"Black slavery enriched the country’s creative possibilities. For in that construction of blackness and enslavement could be found not only not-free but also, with the dramatic polarity created by skin color, the projection of the not—me. The result was a playground for the imagination. What rose up out of collective needs to allay internal fears and to rationalize external exploitation was an American Africanism—a fabricated brew of darkness, otherness, alarm, and desire that is uniquely American."
― Toni Morrison, “Afro-Realism and the Romance of Race”
Angela Davis (Jan. 26, 1944 - present)
Angela Davis is an educator ― both at the university level and in the larger public sphere. She has always emphasized the importance of building communities of struggle for economic, racial and gender justice. She has been a key figure surrounding social justice since the late ‘60s. She was a part of the Black Panther Party (BPP) along with Fred Hampton during the ‘70s. With her ties with the BPP, she spent 18 months in jail and on trial, after being placed on the FBI’s “Ten Most Wanted List.” Due to this imprisonment, she became a key abolitionist leader across the globe and is now a founder of the Critical Resistance, a national organization dedicated to the dismantling of the prison industrial complex. Internationally, she is affiliated with Sisters Inside, an abolitionist organization based in Queensland, Australia, that works in solidarity with women in prison. You can find her interviews on Spotify.
“[Prison] relieves us of the responsibility of seriously engaging with the problems of our society, especially those produced by racism and, increasingly, global capitalism.”
― Angela Davis, “Are Prisons Obsolete”
Kwame Ture (June 29, 1941 - Nov. 15, 1998)
Kwame was always involved in the progress of Black Liberation as early as his college years. He was known as a rising young community organizer in the Civil Rights Movement after graduating from Howard University, and soon became involved in peaceful protests. “He is an organizer who had his hand in every major demonstration and event that occurred between 1960-1965,” says historian Peniel Joseph. By the mid ‘60s, Ture began to question the methods that were being given to him and wondered if new methods needed to be placed. By 1966, he used the phrase "black power" at a rally in Mississippi. It caught the nation's attention, but it meant different things to different people. "We have to stop being ashamed of being black!" was the first point in a four-part manifesto he often used in his speeches which would later help him gain recognition.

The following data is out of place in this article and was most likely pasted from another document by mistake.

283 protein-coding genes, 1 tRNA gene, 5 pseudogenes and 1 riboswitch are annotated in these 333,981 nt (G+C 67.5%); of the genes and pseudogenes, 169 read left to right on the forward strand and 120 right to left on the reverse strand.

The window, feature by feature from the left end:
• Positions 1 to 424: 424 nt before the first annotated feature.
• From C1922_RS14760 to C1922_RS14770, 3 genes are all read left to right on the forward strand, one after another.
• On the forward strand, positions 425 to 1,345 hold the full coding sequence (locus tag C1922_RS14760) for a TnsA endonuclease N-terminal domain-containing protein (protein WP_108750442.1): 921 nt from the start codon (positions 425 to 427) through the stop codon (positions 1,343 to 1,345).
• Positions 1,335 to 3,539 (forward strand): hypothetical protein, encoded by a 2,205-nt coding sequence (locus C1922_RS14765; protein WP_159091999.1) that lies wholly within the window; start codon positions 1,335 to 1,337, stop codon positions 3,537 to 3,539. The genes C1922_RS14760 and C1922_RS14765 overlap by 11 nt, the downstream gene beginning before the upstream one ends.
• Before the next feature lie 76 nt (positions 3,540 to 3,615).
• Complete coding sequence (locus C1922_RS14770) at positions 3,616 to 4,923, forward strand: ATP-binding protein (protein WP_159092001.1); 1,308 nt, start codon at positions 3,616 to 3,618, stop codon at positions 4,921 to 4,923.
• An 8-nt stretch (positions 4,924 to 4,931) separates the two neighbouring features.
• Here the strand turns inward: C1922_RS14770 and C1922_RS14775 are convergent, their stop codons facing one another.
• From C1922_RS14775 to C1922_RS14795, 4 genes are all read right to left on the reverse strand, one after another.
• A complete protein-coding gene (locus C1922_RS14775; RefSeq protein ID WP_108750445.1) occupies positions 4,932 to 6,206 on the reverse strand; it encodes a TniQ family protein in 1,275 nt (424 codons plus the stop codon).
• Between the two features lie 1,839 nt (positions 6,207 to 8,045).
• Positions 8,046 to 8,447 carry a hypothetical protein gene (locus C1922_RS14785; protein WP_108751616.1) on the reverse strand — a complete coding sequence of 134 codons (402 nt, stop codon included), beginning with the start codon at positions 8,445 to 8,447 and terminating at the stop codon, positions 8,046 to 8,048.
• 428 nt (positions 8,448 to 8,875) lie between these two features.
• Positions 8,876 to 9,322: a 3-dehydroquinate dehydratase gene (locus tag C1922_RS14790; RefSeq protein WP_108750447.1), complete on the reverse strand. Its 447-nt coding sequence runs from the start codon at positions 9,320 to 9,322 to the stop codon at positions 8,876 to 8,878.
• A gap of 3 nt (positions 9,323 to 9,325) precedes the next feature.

“If a white man wants to lynch me, that's his problem. If he's got the power to lynch me, that's my problem. Racism is not a question of attitude; it's a question of power. Racism gets its power from capitalism. Thus, if you're anti-racist, whether you know it or not, you must be anti-capitalist. The power for racism, the power for sexism, comes from capitalism, not an attitude.”
― Kwame Ture, Speech at University of California, Berkeley
For those interested in learning more on Black radical theory and Black radical analysis, here are some social media platforms that I have found informative.
By Sofia Gomez, Podcasting Director